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Discussion Starter #1
Rattle can or HVLP, Rattle can or HVLP. For those of you who saw/replied to my earlier posts you know I was seeking info on painting my '74 446. I was originally going to "just rattle can it" to clean up some rust spots. I really think HVLP is the way to go BUT, it is just not in the budget right now. "What?", you say, "Head on down to HF and pick up one of those cheapy guns."

Not my style. I actually did that, but returned without using it. I found a gun that looks like it should work well with my compressor (Eastwood Concours) but my compressor is on the small side ( 21 gal, 4 hp, 8.8 cfm @ 40) . It should work, but it will be running pretty much constantly to keep up with the gun. I figure this will contribute to more water/oil in the air. Once I get the gun, good air/oil filter,good regulator,mixing goodies, etc. I am looking at about $500.00.

Right now, that just is not in the cards.

So, behold the photos of my 446 paint booth. I am using CASE Iron Guard spray cans. It is turning out better than I expected.

All of your advice on prep is right on the money. Bare metal, sand primer, sand primer again, spray a test strip on paper then spray the parts, use it as a gauge to see when the next coat should go on, don't get in a hurry, make sure the spray is wet enough to flatten out but not run, let it dry fully before moving forward.

One day it WILL get painted with a HVLP (along with my '75 646).....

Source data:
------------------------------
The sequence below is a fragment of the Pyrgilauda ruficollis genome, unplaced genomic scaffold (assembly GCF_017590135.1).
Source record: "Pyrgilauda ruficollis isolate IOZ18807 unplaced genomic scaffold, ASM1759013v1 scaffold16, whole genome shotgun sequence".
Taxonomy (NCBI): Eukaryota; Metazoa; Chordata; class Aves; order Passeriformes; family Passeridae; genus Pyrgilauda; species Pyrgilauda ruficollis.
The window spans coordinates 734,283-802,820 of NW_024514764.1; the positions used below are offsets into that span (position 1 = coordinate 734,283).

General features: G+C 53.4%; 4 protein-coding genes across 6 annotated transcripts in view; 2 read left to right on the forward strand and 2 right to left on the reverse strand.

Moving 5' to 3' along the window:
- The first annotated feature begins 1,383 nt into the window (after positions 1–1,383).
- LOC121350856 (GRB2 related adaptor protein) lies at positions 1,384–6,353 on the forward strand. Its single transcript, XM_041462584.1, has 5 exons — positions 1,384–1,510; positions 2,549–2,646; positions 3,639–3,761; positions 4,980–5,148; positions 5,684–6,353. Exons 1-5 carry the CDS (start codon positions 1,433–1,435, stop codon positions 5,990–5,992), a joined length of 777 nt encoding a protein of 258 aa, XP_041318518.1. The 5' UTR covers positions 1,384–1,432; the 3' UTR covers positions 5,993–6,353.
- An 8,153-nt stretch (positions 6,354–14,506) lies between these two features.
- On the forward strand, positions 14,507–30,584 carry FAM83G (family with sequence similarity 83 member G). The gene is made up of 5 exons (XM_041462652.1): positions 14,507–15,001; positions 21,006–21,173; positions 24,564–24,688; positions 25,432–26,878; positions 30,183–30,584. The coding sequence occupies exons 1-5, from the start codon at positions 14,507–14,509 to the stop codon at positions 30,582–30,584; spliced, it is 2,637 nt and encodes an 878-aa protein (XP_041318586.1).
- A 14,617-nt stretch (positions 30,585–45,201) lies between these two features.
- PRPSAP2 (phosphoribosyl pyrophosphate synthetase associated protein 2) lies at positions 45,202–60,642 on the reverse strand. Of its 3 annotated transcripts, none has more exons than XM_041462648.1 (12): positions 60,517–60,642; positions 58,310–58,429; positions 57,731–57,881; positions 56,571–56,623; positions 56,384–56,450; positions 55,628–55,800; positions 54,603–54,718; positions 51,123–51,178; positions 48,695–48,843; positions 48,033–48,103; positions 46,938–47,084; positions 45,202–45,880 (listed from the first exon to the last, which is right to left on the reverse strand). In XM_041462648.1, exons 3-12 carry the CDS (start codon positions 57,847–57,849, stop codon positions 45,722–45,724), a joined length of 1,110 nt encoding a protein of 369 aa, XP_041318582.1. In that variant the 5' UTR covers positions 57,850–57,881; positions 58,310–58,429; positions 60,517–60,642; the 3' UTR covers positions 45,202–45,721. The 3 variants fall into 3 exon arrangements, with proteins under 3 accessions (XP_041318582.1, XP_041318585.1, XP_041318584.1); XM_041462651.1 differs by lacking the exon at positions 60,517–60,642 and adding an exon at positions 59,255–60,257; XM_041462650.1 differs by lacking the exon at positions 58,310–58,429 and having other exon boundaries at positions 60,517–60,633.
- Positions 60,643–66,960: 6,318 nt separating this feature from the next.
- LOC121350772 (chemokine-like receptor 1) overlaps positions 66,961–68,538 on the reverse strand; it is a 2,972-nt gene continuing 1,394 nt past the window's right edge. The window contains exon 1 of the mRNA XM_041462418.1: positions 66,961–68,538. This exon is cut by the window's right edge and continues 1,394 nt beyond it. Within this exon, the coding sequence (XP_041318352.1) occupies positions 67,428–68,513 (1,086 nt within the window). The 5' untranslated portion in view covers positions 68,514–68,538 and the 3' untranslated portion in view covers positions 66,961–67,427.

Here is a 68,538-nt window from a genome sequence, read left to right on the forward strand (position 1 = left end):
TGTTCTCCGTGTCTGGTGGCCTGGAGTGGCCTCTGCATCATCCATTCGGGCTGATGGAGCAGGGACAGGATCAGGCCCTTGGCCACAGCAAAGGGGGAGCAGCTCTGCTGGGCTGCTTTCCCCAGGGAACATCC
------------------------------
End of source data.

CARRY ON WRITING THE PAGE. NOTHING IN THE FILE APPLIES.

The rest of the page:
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Hmmm, doesn't look like B17650N Desert Sunset color to me for some reason. Must be the colors your camera picked up because I'm certain you're not painting it any other color.
 

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Discussion Starter #5
Thats what I like about this forum. Details.

Correct, poor coverage on the edge. The way the part was hanging, I had to hold the can at an upward angle. Guess what, it wanted to splatter, so I made the decision to respray the edge later and not risk splattering the piece.
The cons for using rattle cans do show themselves rather quickly. I am going to respray when I paint the hood.

You would think a modern point and shoot digital camera with about 50 pre set settings could take a photo with true to life colors. I may have to use the DSLR for later posts.

The rattle can DS looks very similar to the stock color on the hood when the old paint was polished out really well.

 

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In this photo the color looks correct. I agree about digital cameras my wife's digital point and shoot sucks for white balance, on the other hand my Canon DSLR works great.


BTW I went with the $49.00 harbor freight HVLP set and am happy with it. While the quality is not as great as my old paint guns (Devilbiss) the lack of wasted paint is the cat's meow.
 

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Discussion Starter #7
mkeith54,

That is good to know about the HF gun. Which one are you using? I have two portable construction compressors- for running my air staplers at work (masonry contractor) - not suitable for painting and my shop compressor is the HF 4.1hp peak, 21 gal. 11.1 scfm/8.8 delivered at 40psi. After reading about air sprayers/ compressors I was worried about contaminated air and figured it would take a pretty darn good ($$$)filter to keep the air clean. Also my compressor is portable and I read so much about having to cool the air before it is filtered.

What is your set up? ( compressor, gun, mixing goodies, filters, etc.) Maybe I should return my spray cans for quarts and do it right.
 

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That's looking real good. As with anything you want to do well, it's all in the preparation, the environment in which it's done, along with your own skill level. Just because some have not had good luck using a can to get a good finish, does not mean it is not possible (in the right hands).